Progress achieved in making European borders less onerous for travellers has long been seen as one of the most tangible successes of European integration. In recent months this progress has been been put into question, however, leading some to wonder whether the very basic ideas behind Schengen and various visa liberalisation agreements are likely to survive a rise in mistrust. This has serious implications; for citizens of Schengen member states, but also for all those Europeans who are still on the outside looking in, envious of the ease of travel that has been created in half of their continent, and wondering if the European border revolution of the last quarter century is already in retreat before it ever reaches them.
On 14 June 1985, the Schengen Agreement on the gradual abolition of checks at the common borders between Belgium, France, Germany, Luxembourg and the Netherlands, was signed on board the cruise ship ‘Princesse Marie-Astrid’, moored at Schengen, Luxembourg. Photo: plaza.lu
Today most Europeans move more freely across their continent than at any time since modern borders and passports were first invented. In the rhetoric of many far right parties the vision of a borderless Europe has always, however, been less a dream than a nightmare. There is Marine Le Pen, leader of the French Popular Front, demanding that France “leave the Schengen treaty. It is obvious: massive anarchic and uncontrolled immigration is one of the breeding grounds of insecurity.” There is the leader of the Austrian Freedom Party, Karl Heinz Strache, calling for more national border controls to be put in place, “following the recent example of Denmark.” This is not a new position, of course: Strache, and others like him, also opposed all previous enlargements of the Schengen area, and indeed the European Union itself. It is only recently, however, that the wider debate appears to be moving in their direction. If even the Danes call for a reimposition of national border controls, why not French, Finns or Austrians as well?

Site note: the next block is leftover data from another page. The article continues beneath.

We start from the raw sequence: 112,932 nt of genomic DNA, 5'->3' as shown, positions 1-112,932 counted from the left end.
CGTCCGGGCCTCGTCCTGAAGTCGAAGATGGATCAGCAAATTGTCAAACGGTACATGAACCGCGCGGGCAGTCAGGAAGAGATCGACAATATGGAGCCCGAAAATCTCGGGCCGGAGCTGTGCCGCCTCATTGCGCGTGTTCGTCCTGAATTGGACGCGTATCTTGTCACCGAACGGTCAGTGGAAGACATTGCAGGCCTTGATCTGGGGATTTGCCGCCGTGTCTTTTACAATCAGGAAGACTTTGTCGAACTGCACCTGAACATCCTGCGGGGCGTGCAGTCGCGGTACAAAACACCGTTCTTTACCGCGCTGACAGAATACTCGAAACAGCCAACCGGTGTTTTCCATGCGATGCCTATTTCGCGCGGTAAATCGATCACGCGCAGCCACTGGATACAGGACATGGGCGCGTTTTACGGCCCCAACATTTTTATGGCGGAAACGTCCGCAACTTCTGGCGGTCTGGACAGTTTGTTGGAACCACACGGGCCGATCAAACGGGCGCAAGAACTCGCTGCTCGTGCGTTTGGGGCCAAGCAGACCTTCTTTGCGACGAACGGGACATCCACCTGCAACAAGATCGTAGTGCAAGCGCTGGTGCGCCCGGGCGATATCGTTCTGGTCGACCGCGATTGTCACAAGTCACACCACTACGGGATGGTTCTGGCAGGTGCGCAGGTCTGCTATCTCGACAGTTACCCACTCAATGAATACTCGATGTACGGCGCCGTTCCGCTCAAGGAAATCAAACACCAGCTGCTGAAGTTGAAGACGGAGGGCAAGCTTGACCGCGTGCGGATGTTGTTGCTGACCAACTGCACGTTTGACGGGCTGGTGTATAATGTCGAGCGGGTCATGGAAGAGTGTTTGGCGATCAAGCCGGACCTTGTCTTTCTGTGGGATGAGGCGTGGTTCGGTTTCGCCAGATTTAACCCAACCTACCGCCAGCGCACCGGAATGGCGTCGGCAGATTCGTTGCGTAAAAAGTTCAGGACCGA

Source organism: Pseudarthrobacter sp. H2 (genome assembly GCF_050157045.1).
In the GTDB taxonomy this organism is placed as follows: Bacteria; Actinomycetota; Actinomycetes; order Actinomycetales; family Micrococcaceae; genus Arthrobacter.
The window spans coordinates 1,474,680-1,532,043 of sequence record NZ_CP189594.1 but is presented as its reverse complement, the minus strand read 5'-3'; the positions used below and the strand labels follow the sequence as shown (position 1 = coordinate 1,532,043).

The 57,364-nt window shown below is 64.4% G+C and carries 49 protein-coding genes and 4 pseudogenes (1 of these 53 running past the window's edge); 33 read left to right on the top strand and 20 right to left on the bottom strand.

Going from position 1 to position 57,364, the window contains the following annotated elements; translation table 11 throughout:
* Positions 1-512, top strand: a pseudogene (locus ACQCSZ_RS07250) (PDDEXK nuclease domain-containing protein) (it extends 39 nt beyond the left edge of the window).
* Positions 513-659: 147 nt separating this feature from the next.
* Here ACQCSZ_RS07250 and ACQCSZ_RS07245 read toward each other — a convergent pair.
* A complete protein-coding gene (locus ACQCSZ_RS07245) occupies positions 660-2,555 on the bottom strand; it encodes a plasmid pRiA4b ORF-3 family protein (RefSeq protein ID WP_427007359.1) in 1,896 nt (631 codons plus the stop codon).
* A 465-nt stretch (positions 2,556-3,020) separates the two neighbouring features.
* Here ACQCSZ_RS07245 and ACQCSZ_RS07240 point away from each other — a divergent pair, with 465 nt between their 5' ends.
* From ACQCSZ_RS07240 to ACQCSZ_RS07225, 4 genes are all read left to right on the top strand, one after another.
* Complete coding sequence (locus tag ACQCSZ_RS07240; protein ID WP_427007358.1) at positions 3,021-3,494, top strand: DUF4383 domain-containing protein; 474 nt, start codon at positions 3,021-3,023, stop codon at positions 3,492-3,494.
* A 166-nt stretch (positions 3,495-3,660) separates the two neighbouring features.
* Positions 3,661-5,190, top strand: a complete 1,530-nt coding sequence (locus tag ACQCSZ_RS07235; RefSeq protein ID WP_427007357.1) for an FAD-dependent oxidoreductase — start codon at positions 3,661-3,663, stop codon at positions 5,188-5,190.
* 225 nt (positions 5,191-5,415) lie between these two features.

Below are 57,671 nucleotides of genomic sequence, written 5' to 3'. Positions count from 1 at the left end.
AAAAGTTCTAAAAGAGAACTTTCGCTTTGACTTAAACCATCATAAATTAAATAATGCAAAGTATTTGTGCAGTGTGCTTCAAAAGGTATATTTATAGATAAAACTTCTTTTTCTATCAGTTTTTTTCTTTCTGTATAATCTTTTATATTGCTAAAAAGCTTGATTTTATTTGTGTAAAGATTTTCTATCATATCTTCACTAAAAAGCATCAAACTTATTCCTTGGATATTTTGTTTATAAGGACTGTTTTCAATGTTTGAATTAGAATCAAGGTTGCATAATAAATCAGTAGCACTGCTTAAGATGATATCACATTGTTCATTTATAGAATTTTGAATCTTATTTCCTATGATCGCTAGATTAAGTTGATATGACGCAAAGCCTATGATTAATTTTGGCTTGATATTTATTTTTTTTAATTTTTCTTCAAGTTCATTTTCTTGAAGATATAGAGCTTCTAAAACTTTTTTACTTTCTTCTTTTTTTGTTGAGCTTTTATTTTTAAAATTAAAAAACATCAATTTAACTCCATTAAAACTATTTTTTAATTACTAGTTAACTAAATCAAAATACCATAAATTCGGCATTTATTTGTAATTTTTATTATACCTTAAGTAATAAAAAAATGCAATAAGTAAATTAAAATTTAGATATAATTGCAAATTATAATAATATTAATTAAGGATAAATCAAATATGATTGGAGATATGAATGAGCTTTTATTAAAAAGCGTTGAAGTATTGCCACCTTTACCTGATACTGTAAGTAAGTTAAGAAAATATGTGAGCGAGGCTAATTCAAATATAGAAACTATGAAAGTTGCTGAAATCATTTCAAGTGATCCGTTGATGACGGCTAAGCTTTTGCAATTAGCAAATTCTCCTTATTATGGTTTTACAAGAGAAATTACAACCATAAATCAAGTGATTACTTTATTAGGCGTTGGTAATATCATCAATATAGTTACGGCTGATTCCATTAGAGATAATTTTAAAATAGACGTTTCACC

Recent months have seen quarrels between Italy and France linked to refugees from North Africa; the blocking of the Ventimiglia frontier by France on 17 April; acrimonious debates on the accession to the Schengen treaty of Romania and Bulgaria, once again postponed; the announcement by a Danish government of plans to restore controls along Danish borders; and concern about the increase in asylum applications from Balkan countries, after these countries were granted visa free travel. Even EU foreign ministers sounded warnings about the looming collapse of Schengen. All of this took place against a background of growing anxieties about the future of the Euro and the European project itself.
And so questions were raised: is the project of a “Europe without borders” another expression of technocratic hubris, another idealistic vision thought up by over-enthusiastic jet-setting elites, not actually supported by the majority of citizens fearful of its unintended consequences? Or is the real issue diminishing trust among European elites, as the Polish interior minister put it recently in the context of debates about Romania and Bulgaria, which, he noted, had been promised to be accepted into Schengen once they met all requirements: